For better or worse, the selection of venue and type of a gig can also contribute to how your music is valued. There are so many artists scrambling to play as many gigs as possible, without considering where and for whom they are playing. It is difficult to believe that quality is always preferable to quantity. Many artists and promotion firms are led to believe that playing any gig is better than no gig. There are a few things to consider in this prospect. How a venue is perceived by the public is very important. Chances are that if the artist is opening for a reputable band or popular headliner, it is less of a consideration. If the show is privately produced and specifically free or paid to play a gig, it is extremely important to know the customer base, the area and the general impressions created by playing in the specific venue. There have been more than a few bands that ended up playing gigs in places that resembled something directly out of the 80’s movie roadhouse with a fence surrounding the stage to protect the musicians from flying objects. Playing in a place like this not only sets the standards very low for a fan’s perception, but it can also be dangerous. If the place is notorious for bar fights, chances are the largest purchasing fan base, are not going to be there, for instance. Add to that the possibility that promotion may not be adequate and funds spent to get to and do the show may be better spent on a different type of exposure opportunities.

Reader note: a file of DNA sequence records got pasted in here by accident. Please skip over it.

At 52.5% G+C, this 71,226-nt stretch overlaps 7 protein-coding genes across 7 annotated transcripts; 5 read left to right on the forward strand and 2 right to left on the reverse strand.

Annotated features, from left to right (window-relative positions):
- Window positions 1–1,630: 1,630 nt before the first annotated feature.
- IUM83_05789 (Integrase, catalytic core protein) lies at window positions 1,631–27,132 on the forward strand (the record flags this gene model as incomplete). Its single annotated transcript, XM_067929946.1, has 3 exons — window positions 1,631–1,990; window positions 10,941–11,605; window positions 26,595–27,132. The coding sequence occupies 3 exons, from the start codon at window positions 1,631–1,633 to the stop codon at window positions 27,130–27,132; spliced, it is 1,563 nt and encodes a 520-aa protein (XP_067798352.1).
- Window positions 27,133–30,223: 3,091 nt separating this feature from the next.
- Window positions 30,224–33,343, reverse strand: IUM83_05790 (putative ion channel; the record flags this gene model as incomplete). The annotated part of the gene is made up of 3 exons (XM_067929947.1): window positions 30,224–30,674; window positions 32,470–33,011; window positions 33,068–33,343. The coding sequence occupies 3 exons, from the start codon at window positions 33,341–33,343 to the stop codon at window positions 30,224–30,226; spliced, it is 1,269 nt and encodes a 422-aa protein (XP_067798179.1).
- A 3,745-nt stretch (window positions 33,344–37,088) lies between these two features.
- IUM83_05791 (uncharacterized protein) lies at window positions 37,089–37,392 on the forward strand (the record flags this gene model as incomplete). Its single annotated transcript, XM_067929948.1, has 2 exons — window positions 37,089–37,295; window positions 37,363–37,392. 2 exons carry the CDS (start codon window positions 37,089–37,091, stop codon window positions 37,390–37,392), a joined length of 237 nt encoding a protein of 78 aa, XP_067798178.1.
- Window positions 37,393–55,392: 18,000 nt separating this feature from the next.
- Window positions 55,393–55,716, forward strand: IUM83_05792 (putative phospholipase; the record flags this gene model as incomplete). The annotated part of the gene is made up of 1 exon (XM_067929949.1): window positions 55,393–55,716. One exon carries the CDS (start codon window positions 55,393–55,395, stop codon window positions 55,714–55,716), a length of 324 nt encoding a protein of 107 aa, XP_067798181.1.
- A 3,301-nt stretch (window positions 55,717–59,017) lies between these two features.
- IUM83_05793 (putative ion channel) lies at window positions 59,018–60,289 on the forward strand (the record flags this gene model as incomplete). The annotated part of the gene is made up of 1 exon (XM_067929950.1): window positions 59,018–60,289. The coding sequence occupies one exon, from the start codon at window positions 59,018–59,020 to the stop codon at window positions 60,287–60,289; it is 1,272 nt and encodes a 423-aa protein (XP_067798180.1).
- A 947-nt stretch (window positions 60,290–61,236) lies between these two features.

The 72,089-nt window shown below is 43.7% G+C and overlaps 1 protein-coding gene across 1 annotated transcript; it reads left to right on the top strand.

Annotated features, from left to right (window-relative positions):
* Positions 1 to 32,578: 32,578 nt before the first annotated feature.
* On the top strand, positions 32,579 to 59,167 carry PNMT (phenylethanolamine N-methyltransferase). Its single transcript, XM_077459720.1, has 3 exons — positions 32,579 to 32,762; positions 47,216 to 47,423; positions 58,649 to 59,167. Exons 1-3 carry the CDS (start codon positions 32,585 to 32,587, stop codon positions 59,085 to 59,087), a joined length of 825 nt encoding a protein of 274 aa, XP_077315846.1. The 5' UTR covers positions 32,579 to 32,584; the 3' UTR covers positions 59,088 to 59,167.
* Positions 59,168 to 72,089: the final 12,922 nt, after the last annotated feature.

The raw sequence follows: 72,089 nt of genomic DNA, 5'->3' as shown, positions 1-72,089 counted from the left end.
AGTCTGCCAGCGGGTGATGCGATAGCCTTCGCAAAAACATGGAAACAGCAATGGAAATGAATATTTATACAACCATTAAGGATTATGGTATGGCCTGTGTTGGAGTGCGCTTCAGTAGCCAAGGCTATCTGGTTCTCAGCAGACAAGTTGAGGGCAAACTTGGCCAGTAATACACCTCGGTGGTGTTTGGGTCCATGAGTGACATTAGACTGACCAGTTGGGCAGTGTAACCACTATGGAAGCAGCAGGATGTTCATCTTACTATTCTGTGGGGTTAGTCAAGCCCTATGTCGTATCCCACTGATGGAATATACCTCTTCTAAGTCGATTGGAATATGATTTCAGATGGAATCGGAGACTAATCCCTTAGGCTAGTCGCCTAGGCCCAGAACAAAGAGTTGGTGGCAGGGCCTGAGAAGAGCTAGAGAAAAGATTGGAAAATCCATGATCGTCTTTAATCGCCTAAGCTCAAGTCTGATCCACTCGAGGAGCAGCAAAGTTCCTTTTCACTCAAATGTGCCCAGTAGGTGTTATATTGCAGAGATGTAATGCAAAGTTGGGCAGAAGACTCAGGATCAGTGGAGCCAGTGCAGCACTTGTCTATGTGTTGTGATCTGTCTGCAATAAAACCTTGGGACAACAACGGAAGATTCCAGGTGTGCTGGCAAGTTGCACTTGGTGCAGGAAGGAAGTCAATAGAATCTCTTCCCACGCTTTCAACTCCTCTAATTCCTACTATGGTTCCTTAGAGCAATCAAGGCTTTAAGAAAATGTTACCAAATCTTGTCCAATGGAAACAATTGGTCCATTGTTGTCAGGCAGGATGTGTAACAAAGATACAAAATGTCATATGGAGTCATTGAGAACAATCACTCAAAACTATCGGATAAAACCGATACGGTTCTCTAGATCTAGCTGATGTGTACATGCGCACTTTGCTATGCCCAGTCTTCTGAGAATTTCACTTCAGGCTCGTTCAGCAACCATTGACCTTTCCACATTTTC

So, the big question is, if a band gives their music away, or do free shows, can they still make a connection with fans and make money?
The short answer is yes, but not to the degree of the previous example. The first trick is to give away the SECOND best song, for THE best song (the one you feel will be most likely to be a hit single). While the high-volume drop worked for U2 (to use the aforementioned example), it is important to remember that they were multi-platinum selling artists with a huge fan base to begin with. The logic in giving the second-best song away is simple. As an artist you want to lead the fan to the site to purchase something, anything, to add to your income. If you give away the best song, instead of baiting them with the other, there is a lower chance that they will purchase anything at all.
The most important takeaway from all this is everything lies in moderation. Giving away too much product, or time can make an artist less valuable. Knowing how to progressively adapt to the fickle and ever-changing means music consumption by fans is the key to take an artist from the fringe to the mainstream. Nowadays, it is important for every artist to properly assess the specific characteristics of their career and of the opportunities that they are being presented with, as only talking careful and calculated decisions can lead to positive career progress, considering the essence of the music industry nowadays.